*Don’t forget to stop by the Foothills Montessori School parking lot this Saturday from 8 AM to noon for a special sale to benefit Roos ‘n’ More, a local family-owned rescue-oriented zoo in need of donations. Student Maddie Hoggan writes: “Last semester, one of our field trips included visiting this zoo and it was one of the most memorable field trip experiences I’ve ever had. Two veterinarians that have a love for unusual animals own the zoo and they help provide care for animals that come there. Most of these animals, because they are so fond of humans, love to be held and played with. Recently, the zoo has been shut down in their transition to becoming a commercial property due to the size of their septic tank and lack of paved walkways. They will not reopen on site until they’ve raised the $300,000 necessary to address the issues. We hope our Parking Lot Sale can be a part of achieving that goal. We hope you drop by on the 22nd!”
“It is the gift of the Montessori education that a child is methodically shown the process for doing a job, moving in the classroom, or taking care of their body …”
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“Children are born with an amazing capacity for learning and interacting with their parents and their peers. It is the gift of the Montessori education that a child is methodically shown the process for doing a job, moving in the classroom, or taking care of their body (eating and washing hands, putting on a jacket).
“All of this attention to ‘how’ the work is done reinforces the idea that if you slow down and pay attention to the order of the task and to the way your work is laid out, then you will get it done with more ease and in a less stressful way.
“To the untrained eye, it may not be obvious why a teacher would sit one on one with a three year old and carefully watch them transfer items from one bowl to another. Yet the grasp of the item is important (as it leads to the coordination of holding a pencil, the fundamentals of writing). The transferring of the items from left to right is also important, as it trains the young student’s eyes and mind to move in the same direction they will be using when they read words on a page.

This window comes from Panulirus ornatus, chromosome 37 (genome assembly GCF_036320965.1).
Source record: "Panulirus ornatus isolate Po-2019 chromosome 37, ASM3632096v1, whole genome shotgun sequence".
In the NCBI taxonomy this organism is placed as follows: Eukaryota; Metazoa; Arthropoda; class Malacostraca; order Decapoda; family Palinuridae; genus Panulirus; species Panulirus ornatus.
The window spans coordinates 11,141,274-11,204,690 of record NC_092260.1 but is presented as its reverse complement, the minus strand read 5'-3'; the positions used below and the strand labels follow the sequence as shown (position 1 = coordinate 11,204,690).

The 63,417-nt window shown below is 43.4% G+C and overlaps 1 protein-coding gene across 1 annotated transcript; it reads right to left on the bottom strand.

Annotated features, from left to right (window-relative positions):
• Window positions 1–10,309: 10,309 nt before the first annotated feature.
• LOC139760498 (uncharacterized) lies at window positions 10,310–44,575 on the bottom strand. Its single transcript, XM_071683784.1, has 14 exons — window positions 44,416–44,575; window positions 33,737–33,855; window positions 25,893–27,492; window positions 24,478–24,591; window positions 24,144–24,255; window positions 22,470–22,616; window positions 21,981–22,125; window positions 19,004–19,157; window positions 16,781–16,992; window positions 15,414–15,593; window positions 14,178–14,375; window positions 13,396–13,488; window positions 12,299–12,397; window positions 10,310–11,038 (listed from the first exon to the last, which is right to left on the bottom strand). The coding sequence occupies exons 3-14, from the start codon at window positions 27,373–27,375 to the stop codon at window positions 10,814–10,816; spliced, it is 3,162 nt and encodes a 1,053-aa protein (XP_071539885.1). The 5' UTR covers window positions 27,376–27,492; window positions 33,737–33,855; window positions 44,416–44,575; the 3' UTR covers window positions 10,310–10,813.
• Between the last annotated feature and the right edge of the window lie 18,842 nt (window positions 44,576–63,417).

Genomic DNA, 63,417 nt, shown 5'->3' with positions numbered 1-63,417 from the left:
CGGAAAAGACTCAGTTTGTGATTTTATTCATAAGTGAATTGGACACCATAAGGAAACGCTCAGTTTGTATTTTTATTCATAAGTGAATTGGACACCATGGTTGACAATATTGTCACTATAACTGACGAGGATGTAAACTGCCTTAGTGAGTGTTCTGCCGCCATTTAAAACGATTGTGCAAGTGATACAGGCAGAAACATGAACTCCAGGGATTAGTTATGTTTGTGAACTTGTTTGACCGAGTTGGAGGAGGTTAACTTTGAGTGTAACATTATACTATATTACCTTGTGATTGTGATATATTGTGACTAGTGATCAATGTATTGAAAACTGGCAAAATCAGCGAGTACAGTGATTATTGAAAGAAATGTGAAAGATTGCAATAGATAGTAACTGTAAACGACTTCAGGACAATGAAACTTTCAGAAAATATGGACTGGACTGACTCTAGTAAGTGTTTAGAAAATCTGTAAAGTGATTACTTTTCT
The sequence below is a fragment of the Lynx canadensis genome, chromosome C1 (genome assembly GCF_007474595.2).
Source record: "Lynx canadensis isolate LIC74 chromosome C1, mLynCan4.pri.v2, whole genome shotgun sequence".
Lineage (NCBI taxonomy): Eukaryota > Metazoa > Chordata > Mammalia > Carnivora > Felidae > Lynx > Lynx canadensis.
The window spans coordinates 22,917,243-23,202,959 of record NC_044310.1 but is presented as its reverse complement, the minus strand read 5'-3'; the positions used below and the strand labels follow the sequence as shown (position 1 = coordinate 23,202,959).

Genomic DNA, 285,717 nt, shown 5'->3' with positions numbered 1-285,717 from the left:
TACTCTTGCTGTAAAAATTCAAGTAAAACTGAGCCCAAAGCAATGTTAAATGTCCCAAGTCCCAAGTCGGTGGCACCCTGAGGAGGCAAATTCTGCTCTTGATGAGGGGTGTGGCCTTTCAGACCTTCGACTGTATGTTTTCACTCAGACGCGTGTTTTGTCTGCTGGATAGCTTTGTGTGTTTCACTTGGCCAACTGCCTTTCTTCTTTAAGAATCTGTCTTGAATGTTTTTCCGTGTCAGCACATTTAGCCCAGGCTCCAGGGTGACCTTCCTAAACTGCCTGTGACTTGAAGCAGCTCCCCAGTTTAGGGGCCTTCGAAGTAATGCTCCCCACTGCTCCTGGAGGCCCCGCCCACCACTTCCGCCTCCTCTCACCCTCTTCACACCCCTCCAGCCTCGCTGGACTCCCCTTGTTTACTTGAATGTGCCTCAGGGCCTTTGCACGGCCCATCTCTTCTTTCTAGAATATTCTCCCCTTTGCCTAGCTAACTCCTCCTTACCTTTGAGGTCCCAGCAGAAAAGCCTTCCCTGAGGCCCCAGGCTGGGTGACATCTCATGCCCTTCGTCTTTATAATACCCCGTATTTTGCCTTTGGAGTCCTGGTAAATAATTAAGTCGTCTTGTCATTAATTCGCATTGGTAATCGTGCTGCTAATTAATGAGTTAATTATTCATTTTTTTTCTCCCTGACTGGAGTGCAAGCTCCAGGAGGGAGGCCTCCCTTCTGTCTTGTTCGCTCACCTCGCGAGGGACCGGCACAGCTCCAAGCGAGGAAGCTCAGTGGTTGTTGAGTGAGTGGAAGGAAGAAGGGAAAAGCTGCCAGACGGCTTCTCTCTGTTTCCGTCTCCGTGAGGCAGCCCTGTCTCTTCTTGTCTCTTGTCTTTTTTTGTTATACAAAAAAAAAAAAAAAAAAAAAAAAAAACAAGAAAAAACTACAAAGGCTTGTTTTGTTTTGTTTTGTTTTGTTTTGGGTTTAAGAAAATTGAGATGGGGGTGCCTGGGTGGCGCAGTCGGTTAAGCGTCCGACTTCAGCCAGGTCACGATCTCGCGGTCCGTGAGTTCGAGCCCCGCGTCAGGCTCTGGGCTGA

“We are also mindful of the way the materials are handled by the student; are they engaged with the specific task at hand or are their eyes wandering away from the job to look around at their friends? Can they develop the concentration to be fully present with the task at hand? All of these core behaviors create the template for learning, not only from an academic view; but for how all information is received and processed internally. It is a lens for living their lives.” — From the P2 Blog
Our Summer Program has been redesigned to feature hands-on learning through Montessori materials, arts and crafts, cooking and music, and dynamic educational activities. Choose from among ten different sessions, or stay for the whole summer. Your child will enjoy stimulating academics and exciting activities built around ten unique themes — from Spanish Immersion to the arts and literature, from environmental awareness to animals, from science experiments to Writer’s Workshops, and more.
Primary sessions are open to ages 3-6 and elementary sessions are open to ages 6-12. You do not need to be a Foothills Montessori School student to attend; our Summer Program is open to the public. Invite your friends and make new ones as you enjoy a summer filled with fun and learning at Foothills Montessori.
Call 702-407-0790 for more information or click here to read about each summer session.
Early bird registration ends May 1.